If you’re not improving, you’re stagnating. I’ve seen many hunters over the years get comfortable and fail to take the next step to becoming a truly talented and successful deer hunter. These are the most common pitfalls, but it’s worth noting up front that they’re all avoidable. On some level we are all probably a little guilty of at least one of these things, so it’s worth being aware of these habits that can limit your personal growth as a hunter.
Hunting the Same Property Over and Over The trend these days seems to be buying or leasing hunting land in attempt to grow big, unpressured deer that are easier to hunt. While I think any hunter would love to own her or his own little slice of heaven, I do think this practice can land you in a rut. While limiting yourself to one property, or worse yet, creating an “easy hunting” situation, can be fun and even rewarding in its own way, it does little to increase your skill and woodsmanship.
I think back to my early years when I had permission on a 50-acre piece of ground in southern Michigan. The first two years I hunted that parcel nearly every day of the season. While I did kill some decent bucks and learned how to hunt that property, I didn’t learn much besides how to hunt that particular property. You could have thrown me into a new area and I would struggled because I didn’t have a broad scope of experience in a variety of terrains and habitats.
As I got older, my desire for new adventures far outweighed the desire to own a piece of ground where I could manage for big bucks. I believe a hunter who is constantly throwing themself into new and unfamiliar situations will develop the most skills and instincts. This will ultimately make her or him a better and more versatile hunter.
Relying Too Heavily on Trail Cameras I don’t believe any other tool has given hunters more of an advantage over the game they pursue than the trail camera. Aside from telling you the caliber of deer out there, they can also be an awesome learning tool. But, just like anything else, I believe trail cameras can be overused and ultimately can limit your own personal growth as a hunter.
These days, conversations among hunters often center around sharing trail cam pictures of big bucks they otherwise would have no idea existed. This reliance on technology to tell us what’s out there is robbing us of important sign-reading skill and woodsmanship that could potentially carry over to an unfamiliar hunting area. To make matters worse, the increased usage of cellular cameras now allows hunters to just sit and wait for that real-time image of the big buck they want to pursue. I know guys running upwards of 50 cell cameras but hardly doing a lick of actual scouting in-season. While getting that big buck picture while you sit on the couch watching football may seem cool and exciting, it clearly does very little to improve your skill as a hunter. Getting out there, mixing it up, reading the sign, making mistakes and trying to improve on them is what really creates that growth.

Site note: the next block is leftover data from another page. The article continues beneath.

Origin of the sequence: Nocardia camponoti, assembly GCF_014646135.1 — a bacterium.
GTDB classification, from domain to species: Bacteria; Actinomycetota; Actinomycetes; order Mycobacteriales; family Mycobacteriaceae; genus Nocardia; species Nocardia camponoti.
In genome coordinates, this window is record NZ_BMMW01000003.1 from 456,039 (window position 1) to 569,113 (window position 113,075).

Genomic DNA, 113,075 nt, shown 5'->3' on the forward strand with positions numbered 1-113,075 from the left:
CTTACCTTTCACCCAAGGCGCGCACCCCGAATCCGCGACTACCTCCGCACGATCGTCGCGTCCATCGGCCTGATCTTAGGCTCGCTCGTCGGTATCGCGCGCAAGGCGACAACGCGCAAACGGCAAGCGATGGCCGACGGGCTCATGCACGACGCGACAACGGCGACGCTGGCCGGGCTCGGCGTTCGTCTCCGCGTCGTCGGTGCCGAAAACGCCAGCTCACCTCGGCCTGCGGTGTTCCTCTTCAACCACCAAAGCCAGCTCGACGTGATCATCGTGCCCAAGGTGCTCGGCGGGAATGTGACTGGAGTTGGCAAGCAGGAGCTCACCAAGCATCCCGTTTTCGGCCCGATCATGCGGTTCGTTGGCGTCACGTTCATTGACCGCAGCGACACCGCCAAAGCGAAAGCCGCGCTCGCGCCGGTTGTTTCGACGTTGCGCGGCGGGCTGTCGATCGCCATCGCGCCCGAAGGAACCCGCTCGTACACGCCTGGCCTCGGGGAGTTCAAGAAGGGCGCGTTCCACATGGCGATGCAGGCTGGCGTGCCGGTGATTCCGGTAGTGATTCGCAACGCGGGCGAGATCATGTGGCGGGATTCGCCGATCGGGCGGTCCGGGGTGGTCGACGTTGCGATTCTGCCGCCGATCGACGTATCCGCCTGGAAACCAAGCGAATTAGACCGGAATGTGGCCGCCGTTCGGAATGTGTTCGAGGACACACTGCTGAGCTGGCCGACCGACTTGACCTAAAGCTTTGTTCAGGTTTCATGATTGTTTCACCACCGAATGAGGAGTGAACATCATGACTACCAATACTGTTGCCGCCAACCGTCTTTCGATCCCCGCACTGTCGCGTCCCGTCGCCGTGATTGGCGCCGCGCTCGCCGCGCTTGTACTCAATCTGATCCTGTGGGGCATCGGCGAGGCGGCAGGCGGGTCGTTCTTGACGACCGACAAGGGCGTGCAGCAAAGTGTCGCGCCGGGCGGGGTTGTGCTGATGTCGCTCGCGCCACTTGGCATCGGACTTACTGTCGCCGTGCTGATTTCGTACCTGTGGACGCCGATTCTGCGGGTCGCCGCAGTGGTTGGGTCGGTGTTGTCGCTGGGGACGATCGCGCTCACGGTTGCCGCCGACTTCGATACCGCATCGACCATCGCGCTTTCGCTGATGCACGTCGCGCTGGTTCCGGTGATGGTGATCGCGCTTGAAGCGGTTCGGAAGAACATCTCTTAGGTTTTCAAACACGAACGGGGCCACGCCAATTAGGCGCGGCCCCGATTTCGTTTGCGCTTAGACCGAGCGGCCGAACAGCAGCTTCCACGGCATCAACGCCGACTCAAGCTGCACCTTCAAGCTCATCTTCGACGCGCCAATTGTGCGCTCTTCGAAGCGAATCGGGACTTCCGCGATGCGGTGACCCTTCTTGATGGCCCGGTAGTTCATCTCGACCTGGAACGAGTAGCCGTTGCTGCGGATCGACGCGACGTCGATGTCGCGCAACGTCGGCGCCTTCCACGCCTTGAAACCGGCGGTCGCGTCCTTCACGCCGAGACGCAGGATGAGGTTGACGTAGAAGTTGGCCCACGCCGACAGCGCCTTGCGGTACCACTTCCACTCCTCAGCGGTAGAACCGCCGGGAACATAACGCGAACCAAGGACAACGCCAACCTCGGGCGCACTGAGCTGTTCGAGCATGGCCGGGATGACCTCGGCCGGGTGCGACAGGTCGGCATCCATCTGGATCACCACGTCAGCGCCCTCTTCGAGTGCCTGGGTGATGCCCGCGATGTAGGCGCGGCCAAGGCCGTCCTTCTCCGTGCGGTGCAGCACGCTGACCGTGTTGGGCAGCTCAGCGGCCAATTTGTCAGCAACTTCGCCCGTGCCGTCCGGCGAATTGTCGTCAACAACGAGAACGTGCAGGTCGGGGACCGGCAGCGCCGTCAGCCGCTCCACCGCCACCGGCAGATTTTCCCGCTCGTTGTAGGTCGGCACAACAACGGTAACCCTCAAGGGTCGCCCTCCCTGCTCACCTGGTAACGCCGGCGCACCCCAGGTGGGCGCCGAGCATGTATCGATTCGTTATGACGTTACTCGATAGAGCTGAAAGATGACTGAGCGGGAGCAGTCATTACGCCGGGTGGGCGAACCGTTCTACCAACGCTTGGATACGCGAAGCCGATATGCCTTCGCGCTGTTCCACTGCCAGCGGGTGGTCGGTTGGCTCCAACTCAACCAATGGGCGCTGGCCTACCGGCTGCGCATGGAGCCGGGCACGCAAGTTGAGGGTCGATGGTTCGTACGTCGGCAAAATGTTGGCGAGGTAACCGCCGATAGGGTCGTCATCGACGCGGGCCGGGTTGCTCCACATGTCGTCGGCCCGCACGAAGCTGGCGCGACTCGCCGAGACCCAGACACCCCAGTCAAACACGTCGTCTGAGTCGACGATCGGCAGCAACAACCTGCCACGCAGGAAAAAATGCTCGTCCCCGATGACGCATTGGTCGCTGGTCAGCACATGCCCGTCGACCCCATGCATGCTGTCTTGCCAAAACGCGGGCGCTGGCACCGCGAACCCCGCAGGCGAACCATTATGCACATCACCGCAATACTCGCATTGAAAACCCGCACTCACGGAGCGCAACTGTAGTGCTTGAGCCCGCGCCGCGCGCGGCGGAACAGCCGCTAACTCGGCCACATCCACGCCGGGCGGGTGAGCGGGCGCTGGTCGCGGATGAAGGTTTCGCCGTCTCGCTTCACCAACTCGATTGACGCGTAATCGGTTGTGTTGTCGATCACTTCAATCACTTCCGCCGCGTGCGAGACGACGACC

Too Much Focus on Equipment Modern-day equipment is awesome. From new bow technology to new mobile hunting gear, we are in the some of the best innovation years hunters have ever experienced. It’s easy to get overly focused on the new-and-improved next best thing, thinking it will give us that edge to finally become a consistent big buck killer.
The truth is, the equipment we use is just one ingredient in the recipe for shooting success. One of the most consistent public land hunters I know hunts with an untuned bow from 2003 using an original Lone Wolf tree stand and some Summit strap-on sticks. This guy could literally out-hunt 99% of the population. What he does possess that contributes to his success is unreal map-reading skills, decades of experience of pursuing hard-earned, pressured bucks and a constant drive and work ethic that propels him past the competition.
I believe having the ability to be mobile is a huge advantage. Today’s equipment no doubt makes that easier, more comfortable, and more enjoyable. Ultralight tree saddles and stands give the hunter so many awesome options it’s hard to not want to try them all. I too am guilty of this. The problem exists when the focus on equipment surpasses that of the overall hunt process. Some guys are always switching bows, adjusting parts, and tinkering with stands. While these exercises could make some incremental improvements to your hunting success, the real improvements come from getting out, scouting, and learning from experiences. I try to limit my gear focus to the months of the year when my scouting is the least beneficial. For me, that falls in the April to August time frame. That’s when I really work on my shooting form and try to make improvements to my rigs. That’s the season I get new gear or tinker with existing gear. Then, once that window closes, the focus returns to planning the first hunt and locating bucks to pursue for early season.
We’ve all probably fallen into these traps as hunters. The excessive focus on gear, reliance on technology, or pigeon-holing yourself to one property are things we’ve done that limits our growth. Here’s an important question every hunter should ask her or himself: Do I just want to be successful or do I actually want to become a better hunter?
Feature image via Captured Creative